12. The non-transitory computer readable medium of claim 11 where the first tradeable object is different than the second tradeable object.
13. The non-transitory computer readable medium of claim 11 where the first tradeable object is the same as the second tradeable object.
14. The non-transitory computer readable medium of claim 11 where the first electronic exchange is different than the second electronic exchange.
15. The non-transitory computer readable medium of claim 11 where the processor comprises a client device.
16. The non-transitory computer readable medium of claim 11 where the processor comprises a server-side device.
17. The non-transitory computer readable medium of claim 11 where the acts further include refraining from sending the first order to the first electronic exchange in response to any: (a) the first order quantity value exceeding the corresponding first risk value, and (b) the second order quantity value exceeding the corresponding second risk value.
18. The non-transitory computer readable medium of claim 11 where the corresponding first risk value is calculated based on at least one of the following: a trader pre-configured first maximum position for the first tradeable object, and a trader pre-configured first maximum order quantity for the first tradeable object, and where the corresponding second risk value is calculated based on at least one of the following: a trader pre-configured second maximum position for the second tradeable object, and a trader pre-configured second maximum order quantity for the second tradeable object.
19. The non-transitory computer readable medium of claim 11 where the acts further include:
in response to the first order quantity value exceeding the corresponding first risk value, reducing the first order quantity prior to sending the first order, where a reduced first order quantity value for the reduced first order quantity does not exceed the corresponding first risk value; and
wherein submitting the first order to the first electronic exchange comprises sending the first order with the reduced first order quantity to the first electronic exchange.
20. The non-transitory computer readable medium of claim 11 where the acts further include:
in response to the second order quantity value exceeding the corresponding second risk value, reducing the second order quantity prior to sending the first order and prior to sending the second order, where a reduced second order quantity value for the reduced second order quantity does not exceed the corresponding second risk value; and
wherein submitting the second order to the second electronic exchange subsequent to detecting the match of the first order at the first electronic exchange comprises sending the second order with the reduced second order quantity to the second electronic exchange.
21. A method comprising:
receiving, via a computing device, a definition for trading strategy having a first leg and a second leg, the first leg including a first order for a first order quantity for a first tradeable object and the second leg including a second order for a second order quantity for a second tradeable object, where the second order quantity is determined based on the first order quantity of the first order and on the definition;
prior to sending the first order to a first electronic exchange and prior to sending the second order to a second electronic exchange, comparing, via the computing device, a first order quantity value for the first order quantity to a corresponding first risk value;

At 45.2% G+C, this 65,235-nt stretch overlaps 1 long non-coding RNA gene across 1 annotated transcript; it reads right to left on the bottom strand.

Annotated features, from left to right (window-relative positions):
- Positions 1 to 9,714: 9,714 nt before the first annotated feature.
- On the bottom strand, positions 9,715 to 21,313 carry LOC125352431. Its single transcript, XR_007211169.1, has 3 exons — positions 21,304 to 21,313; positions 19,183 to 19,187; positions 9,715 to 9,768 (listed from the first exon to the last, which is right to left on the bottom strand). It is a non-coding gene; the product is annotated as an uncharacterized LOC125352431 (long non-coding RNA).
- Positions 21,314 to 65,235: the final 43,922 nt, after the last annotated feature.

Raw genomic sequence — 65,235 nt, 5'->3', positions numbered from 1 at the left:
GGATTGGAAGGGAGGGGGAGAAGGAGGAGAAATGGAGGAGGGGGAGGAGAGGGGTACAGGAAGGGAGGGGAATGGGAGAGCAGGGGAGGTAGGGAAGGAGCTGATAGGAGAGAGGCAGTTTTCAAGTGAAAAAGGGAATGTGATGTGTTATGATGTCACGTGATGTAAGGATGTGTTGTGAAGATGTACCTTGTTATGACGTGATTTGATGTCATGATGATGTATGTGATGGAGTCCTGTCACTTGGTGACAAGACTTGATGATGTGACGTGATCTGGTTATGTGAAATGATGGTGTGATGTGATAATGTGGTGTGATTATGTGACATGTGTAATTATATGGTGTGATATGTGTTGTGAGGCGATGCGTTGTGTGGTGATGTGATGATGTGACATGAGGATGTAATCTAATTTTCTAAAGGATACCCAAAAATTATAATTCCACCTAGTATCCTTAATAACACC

prior to sending the first order to the first electronic exchange and prior to sending the second order to the second electronic exchange, comparing, via the computing device, a second order quantity value for the second order quantity to a corresponding second risk value;
in response to both (a) the first order quantity value not exceeding the corresponding first risk value, and (b) the second order quantity value not exceeding the corresponding second risk value, submitting, via the computing device, the first order to the first electronic exchange, where the first order is submitted to the first electronic exchange prior to the second order being submitted to the second electronic exchange; and
detecting a match of the first order at the first electronic exchange; and
in response to (a) the first order quantity value not exceeding the corresponding first risk value, (b) the second order quantity value not exceeding the corresponding second risk value, and (c) detection of the match of the first order at the first electronic exchange, submitting, via the computing device, the second order to the second electronic exchange.
22. The method of claim 21 further comprising rejecting the first order from being sent to the first electronic exchange when any of (a) the first order quantity value exceeds the corresponding first risk value and (b) the second order quantity value exceeds the corresponding second risk value.
23. The method of claim 21 where the match of the first order comprises a partial fill of the first order.
24. The method of claim 21, where the trading strategy further comprises a third leg including a third order for a third order quantity of a third tradeable object where the third order quantity is determined based on the first order quantity and on the definition; and where the first order is submitted to the first electronic exchange in response to each of the first order quantity value not exceeding the corresponding first risk value, the second order quantity value not exceeding the corresponding second risk value, and a third order quantity value for the third order quantity not exceeding a corresponding third risk value.
25. The method of claim 24 further comprising rejecting the first order from being submitted when any of the first order quantity value exceeds the corresponding first risk value, the second order quantity value exceeds the corresponding second risk value, and the third order quantity value exceeds the corresponding third risk value.